A COVID-19 infection need not automatically translate into a need for FMLA leave, said Nowak; if the infected employee can work from home and otherwise perform all of the essential functions of her job at home, “then arguably, it isn’t an FMLA situation.”
Foster agreed that that scenario could generally hold true, and he noted that the presence of COVID-19 vaccines and the fact that some workers could be asymptomatic with COVID-19 means an infection may not necessarily fit the FMLA’s serious health condition definition.
However, if an employee who primarily works on-site and cannot work remotely receives a positive COVID-19 test and must quarantine from the employer’s on-site location, “that arguably is considered an FMLA-triggering event,” Nowak said. “The long and short of this analysis, for me, is if an employee tests positive and the result is that they need to quarantine from on-site work, I would, out of an abundance of caution, provide the requisite FMLA notices and certification form and give the employee the opportunity to certify that as an FMLA absence.”
#4: Long COVID-19 could make things tricky, especially with intermittent leave.
Public health researchers continue to study the prevalence of post-COVID-19 conditions in the workforce, but the possibility of infection having lingering effects on patients is well established. Long COVID-19 can present a variety of symptoms, according to the Centers for Disease Control and Prevention, ranging from fatigue to shortness of breath to “brain fog.”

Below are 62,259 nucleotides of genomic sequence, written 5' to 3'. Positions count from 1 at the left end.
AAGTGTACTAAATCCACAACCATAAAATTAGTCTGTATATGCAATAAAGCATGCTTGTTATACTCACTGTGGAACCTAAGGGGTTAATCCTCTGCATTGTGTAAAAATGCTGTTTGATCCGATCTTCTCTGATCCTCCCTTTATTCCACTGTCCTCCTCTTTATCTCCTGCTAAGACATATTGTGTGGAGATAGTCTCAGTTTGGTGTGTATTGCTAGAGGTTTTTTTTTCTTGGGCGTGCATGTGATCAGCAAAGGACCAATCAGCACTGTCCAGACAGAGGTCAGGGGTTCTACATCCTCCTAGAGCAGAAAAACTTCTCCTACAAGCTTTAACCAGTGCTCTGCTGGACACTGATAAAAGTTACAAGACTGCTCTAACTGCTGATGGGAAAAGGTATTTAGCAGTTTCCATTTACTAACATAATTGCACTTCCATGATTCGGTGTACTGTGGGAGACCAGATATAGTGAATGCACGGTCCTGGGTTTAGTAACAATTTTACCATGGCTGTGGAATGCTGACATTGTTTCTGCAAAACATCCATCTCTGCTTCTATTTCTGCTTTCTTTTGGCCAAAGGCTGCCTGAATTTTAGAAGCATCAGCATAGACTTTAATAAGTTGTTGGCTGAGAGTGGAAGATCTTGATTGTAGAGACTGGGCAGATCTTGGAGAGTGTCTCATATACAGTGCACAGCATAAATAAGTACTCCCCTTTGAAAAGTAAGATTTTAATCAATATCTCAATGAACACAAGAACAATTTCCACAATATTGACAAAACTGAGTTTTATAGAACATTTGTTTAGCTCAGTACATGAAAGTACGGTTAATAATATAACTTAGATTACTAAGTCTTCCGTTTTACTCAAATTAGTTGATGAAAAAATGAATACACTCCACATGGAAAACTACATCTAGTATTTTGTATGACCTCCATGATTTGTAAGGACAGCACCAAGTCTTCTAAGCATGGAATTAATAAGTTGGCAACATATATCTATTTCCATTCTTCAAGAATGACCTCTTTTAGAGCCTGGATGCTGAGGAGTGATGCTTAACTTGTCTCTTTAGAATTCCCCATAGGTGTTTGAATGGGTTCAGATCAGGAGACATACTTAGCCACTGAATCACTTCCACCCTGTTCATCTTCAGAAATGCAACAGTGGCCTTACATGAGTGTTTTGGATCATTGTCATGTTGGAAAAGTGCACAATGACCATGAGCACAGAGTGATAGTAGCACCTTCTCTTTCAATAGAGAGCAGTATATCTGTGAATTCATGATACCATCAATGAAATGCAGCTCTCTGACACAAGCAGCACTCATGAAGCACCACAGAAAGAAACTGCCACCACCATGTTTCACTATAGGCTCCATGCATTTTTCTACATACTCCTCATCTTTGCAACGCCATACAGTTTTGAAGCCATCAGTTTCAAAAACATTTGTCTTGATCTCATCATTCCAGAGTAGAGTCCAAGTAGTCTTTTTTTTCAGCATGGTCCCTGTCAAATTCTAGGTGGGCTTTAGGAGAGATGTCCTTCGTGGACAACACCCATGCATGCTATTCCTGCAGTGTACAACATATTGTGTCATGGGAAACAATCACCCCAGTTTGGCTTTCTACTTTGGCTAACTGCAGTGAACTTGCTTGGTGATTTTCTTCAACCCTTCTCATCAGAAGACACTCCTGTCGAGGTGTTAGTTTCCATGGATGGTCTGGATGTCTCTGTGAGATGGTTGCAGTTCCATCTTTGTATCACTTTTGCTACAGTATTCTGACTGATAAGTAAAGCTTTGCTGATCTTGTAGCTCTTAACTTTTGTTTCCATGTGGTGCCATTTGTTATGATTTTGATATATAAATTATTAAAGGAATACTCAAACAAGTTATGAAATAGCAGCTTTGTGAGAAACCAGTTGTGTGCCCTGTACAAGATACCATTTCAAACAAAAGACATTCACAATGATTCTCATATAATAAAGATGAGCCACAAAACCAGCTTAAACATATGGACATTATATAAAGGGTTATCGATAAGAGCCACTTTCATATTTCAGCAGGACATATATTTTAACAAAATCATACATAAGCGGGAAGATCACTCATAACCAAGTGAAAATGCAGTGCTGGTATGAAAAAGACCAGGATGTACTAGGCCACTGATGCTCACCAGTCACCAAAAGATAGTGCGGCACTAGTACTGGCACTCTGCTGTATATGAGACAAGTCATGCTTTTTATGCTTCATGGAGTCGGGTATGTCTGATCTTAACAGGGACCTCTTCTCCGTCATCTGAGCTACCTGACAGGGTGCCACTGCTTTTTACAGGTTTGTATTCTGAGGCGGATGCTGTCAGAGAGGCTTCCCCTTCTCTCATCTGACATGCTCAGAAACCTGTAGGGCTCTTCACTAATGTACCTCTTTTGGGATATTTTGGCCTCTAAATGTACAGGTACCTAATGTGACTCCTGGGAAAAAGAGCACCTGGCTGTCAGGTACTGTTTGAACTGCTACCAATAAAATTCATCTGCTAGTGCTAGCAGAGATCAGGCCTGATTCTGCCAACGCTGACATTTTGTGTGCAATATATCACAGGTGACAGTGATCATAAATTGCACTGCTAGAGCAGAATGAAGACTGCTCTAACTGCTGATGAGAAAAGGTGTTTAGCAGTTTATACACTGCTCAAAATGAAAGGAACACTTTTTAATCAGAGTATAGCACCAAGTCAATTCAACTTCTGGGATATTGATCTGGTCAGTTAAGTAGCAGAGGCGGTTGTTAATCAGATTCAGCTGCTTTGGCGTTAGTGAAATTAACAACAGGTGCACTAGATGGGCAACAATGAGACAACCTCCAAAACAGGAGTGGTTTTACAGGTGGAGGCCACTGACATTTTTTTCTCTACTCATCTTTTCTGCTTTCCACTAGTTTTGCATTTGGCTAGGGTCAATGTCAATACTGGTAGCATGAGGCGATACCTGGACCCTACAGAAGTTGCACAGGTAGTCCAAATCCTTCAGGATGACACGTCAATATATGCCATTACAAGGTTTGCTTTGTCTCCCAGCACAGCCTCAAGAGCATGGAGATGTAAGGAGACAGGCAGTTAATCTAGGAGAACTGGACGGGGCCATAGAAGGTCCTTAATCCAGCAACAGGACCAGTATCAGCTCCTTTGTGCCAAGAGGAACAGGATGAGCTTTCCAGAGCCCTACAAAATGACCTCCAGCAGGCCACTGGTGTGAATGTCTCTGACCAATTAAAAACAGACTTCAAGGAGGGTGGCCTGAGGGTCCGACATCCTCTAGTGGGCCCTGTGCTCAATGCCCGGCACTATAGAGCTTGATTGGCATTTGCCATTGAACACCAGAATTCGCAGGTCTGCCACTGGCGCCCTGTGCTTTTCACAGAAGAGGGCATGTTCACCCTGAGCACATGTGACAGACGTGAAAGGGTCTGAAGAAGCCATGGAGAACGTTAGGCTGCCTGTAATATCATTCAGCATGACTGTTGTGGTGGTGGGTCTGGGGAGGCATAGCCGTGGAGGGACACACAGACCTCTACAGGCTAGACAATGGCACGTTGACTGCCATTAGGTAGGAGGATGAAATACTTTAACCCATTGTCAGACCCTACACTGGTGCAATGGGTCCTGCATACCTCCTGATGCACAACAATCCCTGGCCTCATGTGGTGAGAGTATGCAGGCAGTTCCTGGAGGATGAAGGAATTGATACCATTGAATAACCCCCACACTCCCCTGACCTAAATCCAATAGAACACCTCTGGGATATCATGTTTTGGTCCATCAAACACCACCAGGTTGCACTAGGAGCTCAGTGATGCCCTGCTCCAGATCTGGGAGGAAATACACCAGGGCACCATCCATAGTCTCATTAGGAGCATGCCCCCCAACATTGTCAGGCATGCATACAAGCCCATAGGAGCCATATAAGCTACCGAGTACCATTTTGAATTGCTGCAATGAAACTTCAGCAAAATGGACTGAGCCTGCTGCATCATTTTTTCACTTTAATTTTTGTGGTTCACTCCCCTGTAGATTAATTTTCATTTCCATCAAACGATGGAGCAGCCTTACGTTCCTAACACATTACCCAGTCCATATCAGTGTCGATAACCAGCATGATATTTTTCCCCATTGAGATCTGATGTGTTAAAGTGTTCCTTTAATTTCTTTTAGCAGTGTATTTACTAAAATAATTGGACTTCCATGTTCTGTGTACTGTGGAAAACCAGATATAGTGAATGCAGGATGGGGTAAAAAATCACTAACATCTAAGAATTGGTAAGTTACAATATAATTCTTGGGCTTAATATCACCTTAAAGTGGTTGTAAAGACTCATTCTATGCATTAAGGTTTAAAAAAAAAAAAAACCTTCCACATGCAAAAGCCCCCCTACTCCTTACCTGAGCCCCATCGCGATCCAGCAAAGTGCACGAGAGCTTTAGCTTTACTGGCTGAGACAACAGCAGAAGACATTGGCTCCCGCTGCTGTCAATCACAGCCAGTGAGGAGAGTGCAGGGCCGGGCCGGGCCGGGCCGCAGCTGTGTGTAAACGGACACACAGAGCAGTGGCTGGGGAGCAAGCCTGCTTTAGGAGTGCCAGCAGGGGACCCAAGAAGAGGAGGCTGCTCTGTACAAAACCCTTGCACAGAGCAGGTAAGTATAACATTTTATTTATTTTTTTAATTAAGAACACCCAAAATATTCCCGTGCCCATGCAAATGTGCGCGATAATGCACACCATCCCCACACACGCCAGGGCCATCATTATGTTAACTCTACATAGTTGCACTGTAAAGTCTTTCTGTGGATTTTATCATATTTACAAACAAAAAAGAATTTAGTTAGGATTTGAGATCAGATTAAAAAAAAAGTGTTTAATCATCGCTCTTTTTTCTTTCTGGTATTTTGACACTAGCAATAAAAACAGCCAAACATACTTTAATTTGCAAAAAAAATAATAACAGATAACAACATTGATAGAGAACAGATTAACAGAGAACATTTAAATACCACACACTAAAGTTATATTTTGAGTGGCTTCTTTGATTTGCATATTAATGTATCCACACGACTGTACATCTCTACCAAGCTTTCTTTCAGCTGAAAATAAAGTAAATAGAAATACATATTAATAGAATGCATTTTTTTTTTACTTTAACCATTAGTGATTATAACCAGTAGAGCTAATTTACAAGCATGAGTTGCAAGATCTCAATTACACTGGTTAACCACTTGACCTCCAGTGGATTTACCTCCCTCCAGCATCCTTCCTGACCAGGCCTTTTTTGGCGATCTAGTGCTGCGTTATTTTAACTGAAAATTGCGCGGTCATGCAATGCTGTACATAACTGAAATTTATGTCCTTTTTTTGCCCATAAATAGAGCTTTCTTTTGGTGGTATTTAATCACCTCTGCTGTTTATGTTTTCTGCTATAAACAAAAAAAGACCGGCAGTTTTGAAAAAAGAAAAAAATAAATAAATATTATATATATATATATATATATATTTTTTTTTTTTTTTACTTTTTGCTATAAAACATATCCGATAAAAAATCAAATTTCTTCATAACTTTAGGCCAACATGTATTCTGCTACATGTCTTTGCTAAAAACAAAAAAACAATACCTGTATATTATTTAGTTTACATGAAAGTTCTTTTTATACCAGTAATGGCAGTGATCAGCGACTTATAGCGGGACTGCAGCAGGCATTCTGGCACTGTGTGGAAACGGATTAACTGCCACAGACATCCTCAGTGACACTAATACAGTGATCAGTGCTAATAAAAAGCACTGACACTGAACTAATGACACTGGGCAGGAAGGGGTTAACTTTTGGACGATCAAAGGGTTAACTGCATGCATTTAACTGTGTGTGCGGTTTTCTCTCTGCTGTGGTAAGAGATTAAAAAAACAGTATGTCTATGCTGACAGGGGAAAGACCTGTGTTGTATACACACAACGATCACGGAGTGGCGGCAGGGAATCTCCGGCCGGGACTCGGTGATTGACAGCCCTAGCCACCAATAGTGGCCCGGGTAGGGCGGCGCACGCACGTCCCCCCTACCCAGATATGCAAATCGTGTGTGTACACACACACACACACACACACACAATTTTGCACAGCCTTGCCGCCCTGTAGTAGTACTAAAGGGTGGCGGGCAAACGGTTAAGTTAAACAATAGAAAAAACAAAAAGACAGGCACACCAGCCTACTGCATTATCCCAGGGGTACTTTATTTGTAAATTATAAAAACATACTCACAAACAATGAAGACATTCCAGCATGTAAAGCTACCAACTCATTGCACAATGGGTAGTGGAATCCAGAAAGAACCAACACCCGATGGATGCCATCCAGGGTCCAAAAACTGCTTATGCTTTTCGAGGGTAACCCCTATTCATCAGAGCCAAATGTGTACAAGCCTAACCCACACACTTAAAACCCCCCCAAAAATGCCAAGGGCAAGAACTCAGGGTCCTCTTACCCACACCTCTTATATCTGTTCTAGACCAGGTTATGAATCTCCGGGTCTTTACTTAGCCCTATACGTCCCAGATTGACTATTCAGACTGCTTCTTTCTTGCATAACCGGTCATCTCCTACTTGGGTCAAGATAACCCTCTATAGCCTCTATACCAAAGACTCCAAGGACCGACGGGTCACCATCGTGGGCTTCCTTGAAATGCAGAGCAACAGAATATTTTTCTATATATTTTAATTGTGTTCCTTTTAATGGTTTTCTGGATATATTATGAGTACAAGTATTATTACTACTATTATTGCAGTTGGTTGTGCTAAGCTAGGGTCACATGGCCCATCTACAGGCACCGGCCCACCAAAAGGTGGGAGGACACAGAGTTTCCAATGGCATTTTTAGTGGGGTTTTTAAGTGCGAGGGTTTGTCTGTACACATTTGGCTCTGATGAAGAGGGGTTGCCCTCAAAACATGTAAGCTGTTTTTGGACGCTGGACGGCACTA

Nowak said there’s “no question” that employers will see larger percentages of their workforces requiring FMLA leave to deal with the lingering effects of COVID-19, including long COVID-19, and that long COVID-19 in particular may rise to the level of a disability under the Americans with Disabilities Act. Federal civil rights enforcement agencies have already said as much.
“It’s going to be critical for employers to just learn more about the reality of long COVID and how that is going to impact a typical employee,” Nowak added. “They’re certainly at the early stages of getting their arms around this issue.”
The ADA requires employers to provide reasonable accommodations to workers with disabilities. Crucially, leave may one such an accommodation, and the exhaustion of FMLA may not have any bearing on whether an employee is entitled to additional leave under the ADA. In February, a trucking and property management company learned that lesson the hard way, settling with the U.S. Equal Employment Opportunity Commission for $65,000 after the agency alleged the employer violated the ADA when it fired employees who were unable to return to work after 12 weeks of FMLA.
“I’ve read too many court cases where managers and supervisors were the weak link in the FMLA compliance chain.”